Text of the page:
This week I faced the runner's depressingly familiar nightmare: an injury. It wasn't that bad, but I'd like to take you through how it happened and what I did to resolve it. I'll do my best to point out what you can do when things like this happen to you.
Two weeks ago I was running on a trail down a creek canyon. As I started getting lost in thought evaluating how my running didn't feel quite as good as I wanted it to, I found myself twisting down towards the trail at my feet.
The joint-by-joint approach is a fabulous concept developed by Michael Boyle and Gray Cook, both highly regarded physical therapists. The core premise is very simple- each of the seven major joints have a primary need- mobility or stability. Even better, this need alternates from joint to joint as one goes up or down the body, making it pretty easy to remember. It also provides a simple and clear way to understand what is happening for runners when things are not going quite right.
Some readers may have seen this idea in practice before in my discussion of runner's knee and IT Band Pain Syndrome. Both issues often impact the knee while really originating from the hip. In addressing the hip in specific ways, those injuries can often be improved. This understanding helps show that pain or issues at one joint usually come from a neighboring joint's lack of mobility or stability.
Shin splints and tibial bone strains are the bane of many runners. As such, this injury has the distinction of being one of the five most common running injuries alongside plantar fasciitis, Achilles tendinosis, IT Band Pain Syndrome, and runner's knee(PFPS). These and other common running injuries help make running a high risk injury sport,
So what is it and what can we do about it?
As readers of this blog now understand, the five most common running injuries are plantar fasciitis, runner's knee (PFPS), IT Band pain syndrome, Achilles tendinosis, and tibial strains (felt as shin splints). Today's focus is on Achilles tendinosis.
Achilles tendinosis is usually first observed as pain at the beginning or end of runs. As the injury worsens, the pain does as well and can expand to include the entire run. Fast running and uphill running can become particularly painful, as well as stairs or standing on your toes.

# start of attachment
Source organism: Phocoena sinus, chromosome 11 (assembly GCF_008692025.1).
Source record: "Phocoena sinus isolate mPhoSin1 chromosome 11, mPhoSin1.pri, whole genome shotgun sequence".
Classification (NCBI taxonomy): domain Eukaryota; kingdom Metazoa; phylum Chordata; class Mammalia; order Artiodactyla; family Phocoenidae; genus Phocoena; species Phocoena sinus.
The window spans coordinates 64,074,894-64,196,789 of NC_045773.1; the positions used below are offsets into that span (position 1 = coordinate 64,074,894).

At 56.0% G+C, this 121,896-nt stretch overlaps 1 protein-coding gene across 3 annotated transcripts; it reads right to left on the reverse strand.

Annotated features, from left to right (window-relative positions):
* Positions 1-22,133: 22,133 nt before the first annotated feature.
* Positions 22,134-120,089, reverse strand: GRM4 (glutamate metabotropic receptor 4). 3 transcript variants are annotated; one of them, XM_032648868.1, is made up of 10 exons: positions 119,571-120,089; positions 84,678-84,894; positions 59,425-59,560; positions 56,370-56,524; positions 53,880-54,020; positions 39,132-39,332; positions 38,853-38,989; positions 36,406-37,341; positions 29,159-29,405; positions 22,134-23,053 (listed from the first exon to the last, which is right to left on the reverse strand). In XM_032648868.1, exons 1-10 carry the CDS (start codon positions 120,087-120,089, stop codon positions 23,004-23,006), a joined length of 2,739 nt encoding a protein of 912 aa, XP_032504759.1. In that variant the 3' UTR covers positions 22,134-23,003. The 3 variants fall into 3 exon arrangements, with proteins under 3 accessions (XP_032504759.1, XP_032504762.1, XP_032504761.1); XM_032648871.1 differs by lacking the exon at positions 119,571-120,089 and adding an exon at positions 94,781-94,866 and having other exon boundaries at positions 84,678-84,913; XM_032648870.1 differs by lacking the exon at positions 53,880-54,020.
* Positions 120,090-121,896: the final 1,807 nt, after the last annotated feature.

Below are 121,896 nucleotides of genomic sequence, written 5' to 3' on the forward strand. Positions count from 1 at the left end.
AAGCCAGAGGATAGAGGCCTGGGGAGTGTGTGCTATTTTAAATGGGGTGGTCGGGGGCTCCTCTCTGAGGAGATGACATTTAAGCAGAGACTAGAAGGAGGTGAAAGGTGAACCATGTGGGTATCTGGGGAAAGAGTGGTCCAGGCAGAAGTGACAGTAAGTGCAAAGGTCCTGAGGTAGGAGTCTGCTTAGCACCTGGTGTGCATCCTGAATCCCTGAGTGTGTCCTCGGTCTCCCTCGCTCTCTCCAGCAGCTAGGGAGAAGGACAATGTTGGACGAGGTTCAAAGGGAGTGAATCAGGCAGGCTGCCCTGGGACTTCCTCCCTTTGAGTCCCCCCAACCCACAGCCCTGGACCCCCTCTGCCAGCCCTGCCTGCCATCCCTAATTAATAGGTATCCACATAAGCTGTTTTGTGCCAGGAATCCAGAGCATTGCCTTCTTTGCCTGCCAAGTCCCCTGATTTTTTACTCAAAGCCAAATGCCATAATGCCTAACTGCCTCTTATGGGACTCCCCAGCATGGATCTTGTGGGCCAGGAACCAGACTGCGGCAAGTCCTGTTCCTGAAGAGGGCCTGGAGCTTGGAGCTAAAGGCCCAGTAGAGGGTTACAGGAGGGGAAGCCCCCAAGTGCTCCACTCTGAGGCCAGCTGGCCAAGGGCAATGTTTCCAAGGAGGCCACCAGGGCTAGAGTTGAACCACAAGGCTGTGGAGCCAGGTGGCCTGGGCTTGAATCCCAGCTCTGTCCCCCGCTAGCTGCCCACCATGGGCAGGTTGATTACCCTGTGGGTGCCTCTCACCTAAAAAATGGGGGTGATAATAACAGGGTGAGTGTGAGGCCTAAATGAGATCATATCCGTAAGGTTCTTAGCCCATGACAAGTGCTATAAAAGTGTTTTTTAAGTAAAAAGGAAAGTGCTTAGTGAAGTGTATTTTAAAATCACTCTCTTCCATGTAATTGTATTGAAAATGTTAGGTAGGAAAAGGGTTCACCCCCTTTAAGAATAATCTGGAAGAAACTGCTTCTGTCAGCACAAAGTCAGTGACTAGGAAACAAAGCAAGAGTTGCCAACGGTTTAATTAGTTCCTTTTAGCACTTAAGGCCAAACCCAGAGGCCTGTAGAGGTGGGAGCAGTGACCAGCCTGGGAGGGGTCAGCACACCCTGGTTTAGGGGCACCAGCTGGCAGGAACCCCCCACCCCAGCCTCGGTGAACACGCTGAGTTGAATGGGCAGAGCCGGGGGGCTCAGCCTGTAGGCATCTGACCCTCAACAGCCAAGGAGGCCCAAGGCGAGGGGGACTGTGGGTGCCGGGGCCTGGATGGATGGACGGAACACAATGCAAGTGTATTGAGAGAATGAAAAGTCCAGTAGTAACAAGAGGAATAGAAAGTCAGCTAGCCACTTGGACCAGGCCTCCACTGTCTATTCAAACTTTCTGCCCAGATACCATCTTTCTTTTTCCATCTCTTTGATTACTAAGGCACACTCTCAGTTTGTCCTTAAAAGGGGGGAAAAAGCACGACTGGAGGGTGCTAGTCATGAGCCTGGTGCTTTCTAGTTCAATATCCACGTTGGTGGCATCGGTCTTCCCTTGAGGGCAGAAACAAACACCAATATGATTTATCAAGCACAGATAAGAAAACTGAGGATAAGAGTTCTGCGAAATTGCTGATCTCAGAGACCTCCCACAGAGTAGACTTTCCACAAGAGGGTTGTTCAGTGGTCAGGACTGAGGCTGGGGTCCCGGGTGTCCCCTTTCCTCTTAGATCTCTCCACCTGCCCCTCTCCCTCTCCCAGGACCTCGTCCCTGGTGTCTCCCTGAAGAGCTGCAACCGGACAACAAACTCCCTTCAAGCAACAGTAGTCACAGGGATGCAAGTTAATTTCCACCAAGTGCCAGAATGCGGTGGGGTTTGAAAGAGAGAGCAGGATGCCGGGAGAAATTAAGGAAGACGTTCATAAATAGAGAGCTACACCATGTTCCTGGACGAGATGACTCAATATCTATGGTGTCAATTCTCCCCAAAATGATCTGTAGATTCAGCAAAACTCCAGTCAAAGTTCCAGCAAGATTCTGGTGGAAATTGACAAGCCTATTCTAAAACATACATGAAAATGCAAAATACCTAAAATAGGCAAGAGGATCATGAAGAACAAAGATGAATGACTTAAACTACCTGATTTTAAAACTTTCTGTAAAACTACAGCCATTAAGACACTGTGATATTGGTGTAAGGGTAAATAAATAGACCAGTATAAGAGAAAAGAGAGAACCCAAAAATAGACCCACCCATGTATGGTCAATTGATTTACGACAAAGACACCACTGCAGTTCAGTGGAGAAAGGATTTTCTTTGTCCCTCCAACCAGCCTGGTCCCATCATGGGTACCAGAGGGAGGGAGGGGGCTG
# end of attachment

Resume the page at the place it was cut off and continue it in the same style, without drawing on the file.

We'll go into what to do momentarily, but let's take a look at what is happening in greater detail first.
Plantar fasciitis is one of the five most common running injuries alongside PFPS (Runner's Knee), IT Band Pain Syndrome (ITBS), Achilles tendinosis and tibial bone strains (a class of injuries that includes shin splints among its symptoms). Because running is classified as a sport with high risk injury with some estimates saying up to 60% of runners get injured, chances are you or a runner you know has had at least one of these issues.
Today our focus is on plantar fasciitis, which like the other four are not a death sentence. All five are essentially overuse injuries that can be prevented with smart training, proper technique, and other good habits.
Running injuries are the plague of many runners. The sad truth for the sport of running is that it is classified as a high risk sport when it comes to injuries. The reality is that this is totally unnecessary — developing fitness, coordination, and technique together and correctly are very good at preventing major issues for most people. The five most common running injuries are runner's knee (patellofemoral pain syndrome), iliotibial band syndrome, plantar fasciitis, tibial bone strains, and Achilles tendinosis.
Today we shall focus on the second most common running injury: iliotibial band syndrome. The symptoms usually show up as pain on the outside of the knee and sometimes in the hip. It can include swelling near the knee and pain or tightness anywhere along the IT band. Much like PFPS (runner's knee), the issue isn't a knee injury- its something stressing the knee from elsewhere. Injuries to the knee itself are actually pretty rare for runners.
Runner's knee, or Patellar Femoral Pain Syndrome (PFPS), is one of the five most common running injuries. The other four are: iliotibial band syndrome, plantar fasciitis, tibial bone strains, and Achilles tendinosis. According to some data, it is in fact the most common running injury. As such, it is one of the fastest routes for any and all interest or enthusiasm around running to come to an emphatic end.
This type of injury is pain under and around the knee cap. It is usually mild pain experienced during running only. If it continues it can become painful to walk and eventually become as serious as any other running injury. As always, I recommend that you stop running and go see a doctor if the condition becomes more painful.
But perhaps contrary to what many seem to think, this is usually a very manageable and preventable injury. So with that in mind, let's take a closer look at what runner's knee is and what we can do about it.
Runners face such an astonishingly high injury rate that running is classified as a high risk sport. I believe this is because everyone thinks they can run with little to no guidance from professionals. Unfortunately, the statistics are not in any runner's favor when it comes to such a belief.
What follows is a detailed injury prevention guide to begin to address this issue, taken from The Runner's Repair Manual, by Dr. Paul Weisenfield. The five most common running injuries are discussed and methods of evaluating, preventing, and addressing them are described. You can also learn more about these injuries here.
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